The Yalta military boundary was the datum line from which the diplomatic settlement of the war had necessarily to begin. It was, I believe, at this juncture that American diplomacy became confused, lost sight of the primary and essential objective, and became entangled in all manner of secondary issues and disputes in the Russian borderlands.

The British and the Americans, of course, could not accept the permanent division of the European continent along the Yalta line. They could not accept a settlement in which Poland, Czechoslovakia, Yugoslavia, Hungary, Rumania and Bulgaria would lose all independence and become incorporated as Soviet republics in the U.S.S.R. They had a debt of honor to the countless patriots in those lands. They realized that if the frontiers of the Soviet system were extended as far west as the middle of Germany and Austria, then not only Germany and Austria but all western Europe might fall within the Russian sphere of influence and be dominated by the Soviet Union.

Thus for the best of reasons and with the best of motives they came to the conclusion that they must wage a diplomatic campaign to prevent Russia from expanding her sphere, to prevent her from consolidating it, and to compel her to contract it. But they failed to see clearly that until the Red Army evacuated eastern Europe and withdrew to the frontiers of the Soviet Union, none of these objectives could be achieved.

Had they seen clearly the significance of the military situation, they would not have committed the United States to anything in eastern Europe while the Soviet government had the power to oppose it, while the United States had no power to enforce it. They would have taken and noted the pledges and promises to respect the independence and the freedom of the nations of eastern Europe which Stalin gave them at Yalta. But they would not have committed the United States to a guarantee that Stalin would keep his pledges while his army was occupying eastern Europe.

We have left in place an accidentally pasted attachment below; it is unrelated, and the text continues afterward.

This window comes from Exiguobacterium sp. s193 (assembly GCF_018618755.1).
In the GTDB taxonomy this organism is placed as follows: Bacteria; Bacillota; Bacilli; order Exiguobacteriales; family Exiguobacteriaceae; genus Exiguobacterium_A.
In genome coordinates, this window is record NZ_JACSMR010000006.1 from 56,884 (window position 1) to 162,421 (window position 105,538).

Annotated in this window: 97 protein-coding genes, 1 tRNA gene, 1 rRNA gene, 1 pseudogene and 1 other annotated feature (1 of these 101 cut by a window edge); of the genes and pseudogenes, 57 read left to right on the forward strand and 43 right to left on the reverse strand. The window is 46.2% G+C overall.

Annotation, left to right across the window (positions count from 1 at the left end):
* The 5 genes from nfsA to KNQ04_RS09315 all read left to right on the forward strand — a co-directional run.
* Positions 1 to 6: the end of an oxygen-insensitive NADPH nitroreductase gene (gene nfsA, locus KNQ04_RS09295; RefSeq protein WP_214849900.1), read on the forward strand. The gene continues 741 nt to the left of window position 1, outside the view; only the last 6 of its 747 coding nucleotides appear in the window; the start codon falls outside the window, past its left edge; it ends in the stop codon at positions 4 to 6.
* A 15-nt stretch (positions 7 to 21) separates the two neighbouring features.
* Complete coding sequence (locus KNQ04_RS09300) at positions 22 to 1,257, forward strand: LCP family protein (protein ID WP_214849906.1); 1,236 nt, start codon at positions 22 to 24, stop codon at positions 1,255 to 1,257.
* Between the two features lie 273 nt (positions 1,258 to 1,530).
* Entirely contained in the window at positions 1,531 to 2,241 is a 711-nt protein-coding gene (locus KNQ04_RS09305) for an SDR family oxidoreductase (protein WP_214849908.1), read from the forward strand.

For since the United States could not make good this guarantee, the onus of the violation of the pledges was divided between the Russians, who broke them, and the Americans, who had promised to enforce them and did not. It would have been far better to base our policy on the realities of the balance of power; to let Stalin, who made the promises which he alone could fulfill, take the whole responsibility for breaking them; to concentrate our effort on treaties of peace which would end the occupation of Europe.

For if, and only if, we can bring about the withdrawal of the Red Army from the Yalta line to the new frontier of the Soviet Union—and simultaneously, of course, the withdrawal of the British and American armies from continental Europe—can a balance of power be established which can then be maintained. For after the withdrawal, an attempt to return would be an invasion—an open, unmistakable act of military aggression. Against such an aggression, the power of the United States to strike the vital centers of Russia by air and by amphibious assault would stand as the opposing and deterrent force. And until treaties are agreed to which bring about the withdrawal of the Red Army, the power of the United States to strike these vital centers would be built up for the express purpose of giving weight to our policy of ending the military occupation of Europe.

All the other pressures of the Soviet Union at the “constantly shifting geographical and political points,” which Mr. X is so concerned about—in the Middle East and in Asia—are, I contend, secondary and subsidiary to the fact that its armed forces are in the heart of Europe. It is to the Red Army in Europe, therefore, and not to ideologies, elections, forms of government, to socialism, to communism, to free enterprise, that a correctly conceived and soundly planned policy should be directed. is a project of the Ashbrook Center at Ashland University